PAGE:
Ask Me Anything Call On FSCI: Reproducibility theory and practice. 18th December 2019 @ 15:00-16:00 UTC /10:00-11:00 EDT/07:00-08:00 PST
The Early Career and Engagement Interest Group (ECEIG) of the Research Data Alliance (RDA) presents this month's "Ask me Anything" meeting; the Early Career and Engagement Interest Group (ECEIG) has been formed within RDA with a focus on connecting with and supporting early career professionals both within and outside RDA. The "Ask me Anything" meetings are hosted on a monthly basis, addressing topics that might be of general interest to ECRs - this month's AMA is dedicated to:
FSCI: Reproducibility theory and practice
Dr. Anita Bandrowski trained as a neurophysiologist at UCR and Stanford, however moved to bioinformatics with the human genome project at Celera Inc., seeing that high throughput science has much to teach biologists. Dr. Bandrowski works at the FAIR Data Informatics Lab at UCSD and is also an instructor for the FSCI summer institute, teaching the Research Reproducibility in Theory and Practice course https://www.force11.org/fsci/2019/course-abstracts#AM3. This course focuses on issues of reproducibility in research from a broad perspective. Dr. Bandrowski is also one of the founders of and oversees the Research Resource Identifiers (RRIDs) project https://scicrunch.org/resources – which provides a Resource Identification Portal supporting new guidelines for Rigor and Transparency in biomedical publications.
If you are interested in attending please note that registration is required:
The talk will be held online on Wednesday, December 18th at 15:00-16:00 UTC (10:00-11:00 EDT)
*Click here to find out the time of the event in your time zone.
Short bio from Dr. Bandrowski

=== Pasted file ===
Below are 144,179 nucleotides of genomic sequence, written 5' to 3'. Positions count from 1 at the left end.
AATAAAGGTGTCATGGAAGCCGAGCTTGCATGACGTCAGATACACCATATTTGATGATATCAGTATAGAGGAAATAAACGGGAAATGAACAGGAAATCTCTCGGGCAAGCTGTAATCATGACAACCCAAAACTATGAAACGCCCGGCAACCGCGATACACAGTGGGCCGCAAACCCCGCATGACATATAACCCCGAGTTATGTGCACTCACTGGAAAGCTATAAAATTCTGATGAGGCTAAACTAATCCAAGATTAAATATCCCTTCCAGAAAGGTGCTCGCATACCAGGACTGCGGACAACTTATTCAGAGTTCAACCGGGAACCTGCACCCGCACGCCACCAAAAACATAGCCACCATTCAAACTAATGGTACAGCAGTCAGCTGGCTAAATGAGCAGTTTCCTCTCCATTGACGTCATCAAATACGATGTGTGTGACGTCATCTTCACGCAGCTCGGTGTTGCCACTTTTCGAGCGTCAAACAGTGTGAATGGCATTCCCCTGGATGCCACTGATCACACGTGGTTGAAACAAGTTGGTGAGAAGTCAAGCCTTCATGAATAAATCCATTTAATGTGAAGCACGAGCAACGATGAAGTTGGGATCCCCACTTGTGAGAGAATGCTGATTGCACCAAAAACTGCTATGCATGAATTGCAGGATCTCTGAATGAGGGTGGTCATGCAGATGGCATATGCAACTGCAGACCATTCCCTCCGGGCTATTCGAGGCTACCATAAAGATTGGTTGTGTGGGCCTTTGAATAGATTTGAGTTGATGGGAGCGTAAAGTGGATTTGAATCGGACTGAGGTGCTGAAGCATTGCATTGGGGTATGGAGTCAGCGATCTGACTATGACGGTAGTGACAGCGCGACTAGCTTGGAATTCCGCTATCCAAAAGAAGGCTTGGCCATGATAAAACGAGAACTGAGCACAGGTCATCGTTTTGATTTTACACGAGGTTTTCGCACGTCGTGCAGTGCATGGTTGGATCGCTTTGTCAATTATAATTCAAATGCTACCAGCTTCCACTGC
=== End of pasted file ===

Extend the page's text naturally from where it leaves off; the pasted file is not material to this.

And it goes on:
I am a neurophysiologist by training, but for the past decade I have been working in the area of informatics to increase access to and utilization of neuroscience data. Just as science was able to harness the power of the printing press to foster scientific communication and collaboration, we must now establish the means for communicating and utilizing the digital technologies for scientific communication and discovery. For this reason, I have been working in the area of knowledge representation in the neurosciences within the Neuroscience Information Framework (NIF). I am the scientific lead of the NIF project, which under my direction has grown into the largest source of neuroscience data and tools on the web. Through NIF and my neuroscience background, I have a unique global perspective on issues in data sharing and utilization in the neurosciences and have gained considerable insight and expertise in working with diverse biomedical data. We have recently extended the NIF framework to develop data portals for NIDDK (dkNET) and the RRID community portal. I serve as the lead for the Resource Identification Initiative, a FORCE11, the Future of Research Communications and e-Scholarship, group dedicated to transforming scholarly communication. RRIDs are unique identifiers for Key Biological Resources, aggregated by our group from community databases and requested from authors in participating journals, including Cell, eLife and others. My background in working in Neuroscience data, bioinformatics and ontology development makes me well suited to lead SciCrunch, a technology startup focused on making sense of big biological data.